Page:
Carmelo Anthony’s return to Denver is delayed for another year. LeBron James and Dwyane Wade won’t be visiting Sacramento anytime soon. Fans in Chicago will only be seeing Kobe Bryant on television this season.

The NBA sought competitive balance. What it got was schedule imbalance.

One of the many consequences of the lockout, besides hundreds of lost games and hundreds of millions of lost dollars, was the tradition that every team plays in every NBA city at least once per season. That’s not the case this year.

While teams will visit every other team in their conference, they will only make trips to play nine clubs from the other side of the league instead of the usual 15.

It’s one of many quirks of a 66-game schedule that, in a variety of ways, is not like any other in NBA history.

“In some cases, the team business-type might complain that they didn’t get (to host) the Heat or the Lakers,” NBA Commissioner David Stern said. “While in the background the coach is doing cartwheels. So it’s kind of an interesting dynamic.”

There’s no shortage of those.

Kevin Durant, the reigning scoring king, dropped 66 points in New York earlier this year — alas, at Rucker Park, the fabled outdoor court and not Madison Square Garden. He and Oklahoma City won’t be going to play the Knicks this season.

The NBA champion Dallas Mavericks won’t be going to Charlotte, nor will Durant’s Thunder, Bryant’s Lakers or the Spurs, and that will hurt ticket sales.

Teams won’t be playing the same number of divisional games, so get ready for complaining should tiebreakers come into play when determining playoff seeding. And many small-market teams will miss out on some guaranteed sellouts against elite clubs that might hurt in the standings but help with the bottom line.

“That’s what happens when you have a lockout,” Durant said.

When Magic Coach Stan Van Gundy heard the league was putting together a 66-game schedule instead of the usual 82, he figured the breakdown was simple: Play every team in your division four times, then face every other team home and away.

That seemed easy enough.

Instead it’s complicated.

“I’m not being critical of it,” Van Gundy said. “They’ve got a short period of time to play 66 games and there were a lot of factors they had to consider, and I’m sure that they did it the best way that they could.”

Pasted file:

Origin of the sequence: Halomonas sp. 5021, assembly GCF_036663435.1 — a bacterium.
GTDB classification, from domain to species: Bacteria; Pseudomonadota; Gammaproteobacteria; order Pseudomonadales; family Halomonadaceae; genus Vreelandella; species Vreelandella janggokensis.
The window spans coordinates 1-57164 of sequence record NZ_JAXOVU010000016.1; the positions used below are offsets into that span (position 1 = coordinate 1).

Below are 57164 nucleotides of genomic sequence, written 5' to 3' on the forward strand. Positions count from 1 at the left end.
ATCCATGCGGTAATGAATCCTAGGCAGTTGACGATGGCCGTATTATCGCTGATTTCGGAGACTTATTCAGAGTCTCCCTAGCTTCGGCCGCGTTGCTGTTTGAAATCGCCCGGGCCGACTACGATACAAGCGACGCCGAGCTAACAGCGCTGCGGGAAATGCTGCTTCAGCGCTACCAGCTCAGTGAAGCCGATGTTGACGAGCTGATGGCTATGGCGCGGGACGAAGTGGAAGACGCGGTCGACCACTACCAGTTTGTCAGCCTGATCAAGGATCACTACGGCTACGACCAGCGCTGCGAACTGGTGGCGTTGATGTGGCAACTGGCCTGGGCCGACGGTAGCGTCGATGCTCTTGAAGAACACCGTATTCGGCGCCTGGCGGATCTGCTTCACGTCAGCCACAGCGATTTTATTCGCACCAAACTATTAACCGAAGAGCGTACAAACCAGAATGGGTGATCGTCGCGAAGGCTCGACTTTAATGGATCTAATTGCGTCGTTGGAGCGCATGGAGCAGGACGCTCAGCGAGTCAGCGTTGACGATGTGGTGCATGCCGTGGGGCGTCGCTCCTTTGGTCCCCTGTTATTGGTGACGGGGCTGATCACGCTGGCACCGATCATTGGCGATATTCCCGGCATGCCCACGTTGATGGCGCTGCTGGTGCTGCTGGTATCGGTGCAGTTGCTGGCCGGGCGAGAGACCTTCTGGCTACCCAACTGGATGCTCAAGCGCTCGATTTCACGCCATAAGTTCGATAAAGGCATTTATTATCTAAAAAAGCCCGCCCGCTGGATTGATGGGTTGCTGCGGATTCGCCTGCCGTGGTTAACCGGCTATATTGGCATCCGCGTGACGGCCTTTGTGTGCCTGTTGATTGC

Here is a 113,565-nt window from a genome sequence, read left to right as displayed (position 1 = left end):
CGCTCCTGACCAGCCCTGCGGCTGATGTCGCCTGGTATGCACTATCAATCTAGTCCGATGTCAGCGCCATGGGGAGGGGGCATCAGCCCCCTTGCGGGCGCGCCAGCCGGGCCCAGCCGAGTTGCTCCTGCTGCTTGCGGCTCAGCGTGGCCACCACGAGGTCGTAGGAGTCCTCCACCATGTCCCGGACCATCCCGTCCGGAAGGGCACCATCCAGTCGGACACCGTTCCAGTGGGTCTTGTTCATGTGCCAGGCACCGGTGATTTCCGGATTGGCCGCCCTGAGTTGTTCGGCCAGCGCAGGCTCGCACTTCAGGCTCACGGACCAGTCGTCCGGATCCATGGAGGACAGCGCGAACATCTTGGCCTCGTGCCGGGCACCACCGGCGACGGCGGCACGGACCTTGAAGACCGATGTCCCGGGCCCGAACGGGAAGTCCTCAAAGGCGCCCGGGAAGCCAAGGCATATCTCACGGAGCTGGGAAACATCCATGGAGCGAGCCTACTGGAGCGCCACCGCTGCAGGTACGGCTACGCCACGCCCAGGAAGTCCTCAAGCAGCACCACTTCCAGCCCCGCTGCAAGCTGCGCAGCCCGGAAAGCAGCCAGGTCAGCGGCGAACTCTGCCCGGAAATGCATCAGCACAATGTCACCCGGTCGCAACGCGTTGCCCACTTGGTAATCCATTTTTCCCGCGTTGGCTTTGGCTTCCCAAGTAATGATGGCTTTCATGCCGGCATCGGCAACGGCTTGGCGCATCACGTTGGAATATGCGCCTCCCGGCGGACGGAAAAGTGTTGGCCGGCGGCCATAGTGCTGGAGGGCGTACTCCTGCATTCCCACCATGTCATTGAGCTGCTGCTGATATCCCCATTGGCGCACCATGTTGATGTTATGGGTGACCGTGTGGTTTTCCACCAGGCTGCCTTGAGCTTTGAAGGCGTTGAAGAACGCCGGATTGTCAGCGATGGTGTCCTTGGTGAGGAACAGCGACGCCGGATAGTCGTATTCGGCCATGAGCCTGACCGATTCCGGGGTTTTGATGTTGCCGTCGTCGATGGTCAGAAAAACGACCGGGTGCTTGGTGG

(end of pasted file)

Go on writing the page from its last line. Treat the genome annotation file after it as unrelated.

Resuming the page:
True, but there is some zaniness.

Atlanta takes a trip that has the Hawks going north, then south, then north, then west, then east, then west and then home again, all in nine days. Cleveland has a nine-game February homestand. San Antonio goes nearly four weeks without a home game, as it does each year because the rodeo takes over the arena. The Kings close the first half of their schedule with 20 of 28 away from Sacramento, daunting for a team desperate to keep fans engaged while trying to get a new arena. Denver plays nine straight at home in one stretch, then hits the road for seven straight.

But there’s no Anthony homecoming in Denver.

“Did it bother me? Not really,” said Anthony, now with the Knicks. “I mean, I would love to go back and play there. The reaction I would get, who knows? I might get some boos, I might get some claps, but it would have been fun.”

Minnesota Coach Rick Adelman was thrilled to see his club open with 6 of 7 at home. And then he saw who those early opponents were — the first four clubs to visit are Oklahoma City, Miami, Dallas and San Antonio.

CAVALIERS: Maine Red Claws guard Kenny Hayes was one of the two players released by Cleveland, which trimmed its roster to 15.

The Cavaliers also waived guard Manny Harris, who missed training camp because of a burned foot.

Hayes averaged 20.3 points and 5.8 assists in four games for the Red Claws before attending Cleveland’s camp. He’ll be eligible to rejoin the Red Claws if he isn’t claimed by another NBA team.

76ERS: Red Claws guard Antonio Anderson and center Mike Tisdale were among four players waived by Philadelphia. Both will be eligible to return to the Red Claws if they clear NBA waivers.

JAZZ-NETS: Utah traded center Mehmet Okur to New Jersey for a future second-round draft pick.

The Nets will be without their center and leading scorer, Brook Lopez, for a couple months because of a broken right foot.

HEAT: The team owner, Micky Arison, said he voted against passing the NBA’s new collective bargaining agreement.

Arison said it was a protest vote primarily in response to the way revenue-sharing components of the deal will be structured. He is the second owner to reveal he voted against the CBA, joining Mark Cuban of Dallas.

SUNS: Phoenix waived swingman Mickael Pietrus after reaching a financial agreement.

The move lowered Phoenix’s roster to 14 players.

THURSDAY’S GAME

HAWKS 92, BOBCATS 75: Josh Smith scored 14 of his 21 points in the first half, and Atlanta won at home.

The Hawks split two preseason games with the Bobcats, losing 79-77 on the road Monday night.